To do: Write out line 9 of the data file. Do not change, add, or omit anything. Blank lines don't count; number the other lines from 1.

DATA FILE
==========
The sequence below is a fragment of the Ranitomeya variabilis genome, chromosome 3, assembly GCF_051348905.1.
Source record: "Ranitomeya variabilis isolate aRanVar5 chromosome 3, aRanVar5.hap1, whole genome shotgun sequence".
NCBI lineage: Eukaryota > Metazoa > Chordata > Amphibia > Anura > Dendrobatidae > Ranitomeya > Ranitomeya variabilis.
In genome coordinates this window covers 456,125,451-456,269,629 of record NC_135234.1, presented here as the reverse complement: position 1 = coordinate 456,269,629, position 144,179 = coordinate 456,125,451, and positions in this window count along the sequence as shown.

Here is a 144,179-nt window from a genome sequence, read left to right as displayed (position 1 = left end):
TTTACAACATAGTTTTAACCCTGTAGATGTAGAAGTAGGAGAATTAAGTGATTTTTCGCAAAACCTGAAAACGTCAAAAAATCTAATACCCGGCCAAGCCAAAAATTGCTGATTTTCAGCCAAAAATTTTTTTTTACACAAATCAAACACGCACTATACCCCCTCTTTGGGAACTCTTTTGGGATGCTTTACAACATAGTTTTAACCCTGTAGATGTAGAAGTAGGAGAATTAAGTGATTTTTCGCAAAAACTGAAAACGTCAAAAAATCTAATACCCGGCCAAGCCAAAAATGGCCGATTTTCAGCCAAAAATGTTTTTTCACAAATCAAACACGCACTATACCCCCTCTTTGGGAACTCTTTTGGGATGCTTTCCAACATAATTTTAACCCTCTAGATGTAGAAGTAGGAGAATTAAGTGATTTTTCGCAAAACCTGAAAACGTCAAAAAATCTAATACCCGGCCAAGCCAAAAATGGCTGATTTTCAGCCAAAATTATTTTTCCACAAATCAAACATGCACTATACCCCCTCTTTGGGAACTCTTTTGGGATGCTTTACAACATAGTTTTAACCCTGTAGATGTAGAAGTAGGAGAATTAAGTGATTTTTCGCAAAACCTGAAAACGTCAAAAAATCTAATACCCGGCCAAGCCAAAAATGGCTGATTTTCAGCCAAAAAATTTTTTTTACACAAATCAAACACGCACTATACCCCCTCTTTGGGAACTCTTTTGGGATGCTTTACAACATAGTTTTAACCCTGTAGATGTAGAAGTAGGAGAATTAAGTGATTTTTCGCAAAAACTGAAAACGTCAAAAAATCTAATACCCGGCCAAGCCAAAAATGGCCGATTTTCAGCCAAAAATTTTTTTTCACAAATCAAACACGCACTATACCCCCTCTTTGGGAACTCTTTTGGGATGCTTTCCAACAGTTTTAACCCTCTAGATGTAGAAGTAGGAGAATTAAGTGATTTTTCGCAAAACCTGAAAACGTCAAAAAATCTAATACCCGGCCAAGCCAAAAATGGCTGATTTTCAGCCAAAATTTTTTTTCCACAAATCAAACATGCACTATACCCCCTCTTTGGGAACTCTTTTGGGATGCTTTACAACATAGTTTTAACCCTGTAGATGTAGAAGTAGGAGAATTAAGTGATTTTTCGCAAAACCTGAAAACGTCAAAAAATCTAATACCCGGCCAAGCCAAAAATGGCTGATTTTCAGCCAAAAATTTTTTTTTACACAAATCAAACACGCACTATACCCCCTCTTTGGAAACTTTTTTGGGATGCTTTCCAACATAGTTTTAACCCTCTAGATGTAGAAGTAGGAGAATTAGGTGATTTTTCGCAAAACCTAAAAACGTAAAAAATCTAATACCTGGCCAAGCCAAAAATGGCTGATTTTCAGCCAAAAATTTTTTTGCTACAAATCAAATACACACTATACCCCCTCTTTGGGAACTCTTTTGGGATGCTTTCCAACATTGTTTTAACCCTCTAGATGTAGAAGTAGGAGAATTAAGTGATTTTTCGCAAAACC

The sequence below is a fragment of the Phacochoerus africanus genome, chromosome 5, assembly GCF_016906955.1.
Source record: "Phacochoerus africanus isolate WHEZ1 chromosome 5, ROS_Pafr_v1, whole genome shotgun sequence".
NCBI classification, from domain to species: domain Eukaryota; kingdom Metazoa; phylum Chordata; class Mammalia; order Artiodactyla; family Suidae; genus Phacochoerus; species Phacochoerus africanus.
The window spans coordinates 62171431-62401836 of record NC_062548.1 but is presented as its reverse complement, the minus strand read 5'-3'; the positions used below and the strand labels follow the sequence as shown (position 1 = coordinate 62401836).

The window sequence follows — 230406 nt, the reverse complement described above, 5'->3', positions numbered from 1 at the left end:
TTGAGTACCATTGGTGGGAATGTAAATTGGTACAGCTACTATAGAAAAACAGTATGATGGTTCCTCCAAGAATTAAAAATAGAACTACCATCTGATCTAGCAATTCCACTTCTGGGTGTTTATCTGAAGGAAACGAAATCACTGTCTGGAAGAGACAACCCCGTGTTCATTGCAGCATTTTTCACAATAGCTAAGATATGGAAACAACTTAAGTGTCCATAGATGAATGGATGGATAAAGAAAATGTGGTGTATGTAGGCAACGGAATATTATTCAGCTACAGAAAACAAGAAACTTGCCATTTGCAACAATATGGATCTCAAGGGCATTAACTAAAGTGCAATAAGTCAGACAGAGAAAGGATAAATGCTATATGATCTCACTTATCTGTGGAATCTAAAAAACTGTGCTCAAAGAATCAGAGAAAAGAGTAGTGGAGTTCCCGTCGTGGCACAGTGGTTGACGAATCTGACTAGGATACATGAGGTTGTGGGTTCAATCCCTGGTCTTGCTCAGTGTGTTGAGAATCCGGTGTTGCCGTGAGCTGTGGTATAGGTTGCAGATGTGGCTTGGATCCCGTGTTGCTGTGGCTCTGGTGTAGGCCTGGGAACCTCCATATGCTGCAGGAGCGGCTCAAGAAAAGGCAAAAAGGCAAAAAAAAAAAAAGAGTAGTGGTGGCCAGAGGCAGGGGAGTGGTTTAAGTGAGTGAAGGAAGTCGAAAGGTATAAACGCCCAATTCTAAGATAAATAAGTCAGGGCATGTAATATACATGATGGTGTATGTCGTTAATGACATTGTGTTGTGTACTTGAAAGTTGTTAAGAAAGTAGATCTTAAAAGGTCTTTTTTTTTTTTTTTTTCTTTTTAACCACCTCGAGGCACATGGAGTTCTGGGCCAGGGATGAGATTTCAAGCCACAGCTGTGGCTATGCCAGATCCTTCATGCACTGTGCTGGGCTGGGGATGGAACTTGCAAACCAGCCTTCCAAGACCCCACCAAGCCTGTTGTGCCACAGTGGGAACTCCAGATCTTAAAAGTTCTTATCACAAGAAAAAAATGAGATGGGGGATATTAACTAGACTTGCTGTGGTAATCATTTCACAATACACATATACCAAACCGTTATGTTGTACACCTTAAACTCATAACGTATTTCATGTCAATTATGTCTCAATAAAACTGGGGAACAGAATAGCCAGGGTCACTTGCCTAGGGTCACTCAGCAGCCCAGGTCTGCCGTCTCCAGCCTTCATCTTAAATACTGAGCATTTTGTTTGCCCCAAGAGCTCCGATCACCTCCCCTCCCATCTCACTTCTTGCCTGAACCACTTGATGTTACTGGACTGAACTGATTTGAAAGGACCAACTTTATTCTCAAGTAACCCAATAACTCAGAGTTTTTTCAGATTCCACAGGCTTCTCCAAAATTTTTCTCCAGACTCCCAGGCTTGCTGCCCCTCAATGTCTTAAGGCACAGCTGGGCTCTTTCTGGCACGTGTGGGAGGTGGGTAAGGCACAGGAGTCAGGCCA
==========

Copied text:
NCBI classification, from domain to species: domain Eukaryota; kingdom Metazoa; phylum Chordata; class Mammalia; order Artiodactyla; family Suidae; genus Phacochoerus; species Phacochoerus africanus.